With a beginning like that, you might assume that you are in for a bit of a thrill ride, and for the next few pages, it seems to be so, for it turns out the real killer knows who Adam is and where he is staying in London…and, somehow, the following day, the media has got hold of the story, and has announced that Adam is the primary suspect. Adam decides that because he is wanted both by the killer and the police, the best course of action is to go into hiding until he can figure things out. He decides to camp out beneath the Chelsea Bridge.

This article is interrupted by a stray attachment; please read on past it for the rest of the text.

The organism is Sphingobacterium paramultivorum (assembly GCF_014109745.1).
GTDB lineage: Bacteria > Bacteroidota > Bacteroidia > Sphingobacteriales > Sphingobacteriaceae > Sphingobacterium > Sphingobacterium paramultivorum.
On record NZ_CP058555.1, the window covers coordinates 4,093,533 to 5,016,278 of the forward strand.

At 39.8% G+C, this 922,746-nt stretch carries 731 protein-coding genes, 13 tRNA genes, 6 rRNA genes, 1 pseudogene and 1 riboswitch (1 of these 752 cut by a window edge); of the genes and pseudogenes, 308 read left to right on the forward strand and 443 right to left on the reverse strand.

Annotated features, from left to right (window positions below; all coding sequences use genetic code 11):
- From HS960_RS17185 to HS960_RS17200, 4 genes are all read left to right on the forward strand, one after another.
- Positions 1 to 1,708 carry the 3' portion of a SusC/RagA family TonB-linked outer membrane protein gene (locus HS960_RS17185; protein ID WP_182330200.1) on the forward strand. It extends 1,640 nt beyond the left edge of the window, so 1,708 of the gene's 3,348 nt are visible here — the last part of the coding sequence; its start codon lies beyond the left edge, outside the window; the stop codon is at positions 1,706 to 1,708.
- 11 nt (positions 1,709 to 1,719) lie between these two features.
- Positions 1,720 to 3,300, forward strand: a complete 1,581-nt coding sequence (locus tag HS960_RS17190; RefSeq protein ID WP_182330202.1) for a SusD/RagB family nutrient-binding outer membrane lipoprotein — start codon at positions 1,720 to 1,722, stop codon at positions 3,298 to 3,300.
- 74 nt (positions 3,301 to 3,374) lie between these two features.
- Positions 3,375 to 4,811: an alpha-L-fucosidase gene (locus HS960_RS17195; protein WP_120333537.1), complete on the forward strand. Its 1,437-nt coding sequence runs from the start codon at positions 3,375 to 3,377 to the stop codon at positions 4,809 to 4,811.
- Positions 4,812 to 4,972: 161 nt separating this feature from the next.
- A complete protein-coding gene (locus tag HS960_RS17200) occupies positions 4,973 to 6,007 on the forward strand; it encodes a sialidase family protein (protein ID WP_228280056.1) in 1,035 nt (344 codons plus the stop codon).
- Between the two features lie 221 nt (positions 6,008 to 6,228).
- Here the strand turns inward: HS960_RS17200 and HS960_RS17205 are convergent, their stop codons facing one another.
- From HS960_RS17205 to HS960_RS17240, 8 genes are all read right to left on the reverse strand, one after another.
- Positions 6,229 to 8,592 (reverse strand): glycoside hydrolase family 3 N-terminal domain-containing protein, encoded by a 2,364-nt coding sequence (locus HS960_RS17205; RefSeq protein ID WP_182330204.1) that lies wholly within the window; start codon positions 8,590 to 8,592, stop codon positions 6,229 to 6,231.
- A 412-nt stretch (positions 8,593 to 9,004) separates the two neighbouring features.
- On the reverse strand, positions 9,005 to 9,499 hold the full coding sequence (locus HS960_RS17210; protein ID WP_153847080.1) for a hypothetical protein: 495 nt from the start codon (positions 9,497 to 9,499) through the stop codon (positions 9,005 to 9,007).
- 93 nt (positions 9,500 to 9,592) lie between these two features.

The problem is, after this fast-paced, exciting opening, the book starts to drag, and from the beginning, the reader has questions: first, why hide? Sure, okay, panic is an explanation, but at the start of the book, Adam cannot know what he is up against. Second, he still has Dr. Wang’s file–why not take it to the police and explain the situation? The people at the restaurant from the night before saw both men, knew that Dr. Wang had left the file behind and that Adam was planning to deliver it…surely they could be some sort of witnesses? Third, he has all kinds of character witnesses to prove he was only in town for the job interview. It makes no sense that a professor of climatology should come to London to murder a research scientist in a pharmaceutical company. So from the beginning when Adam goes into hiding, the course of action doesn’t seem quite credible.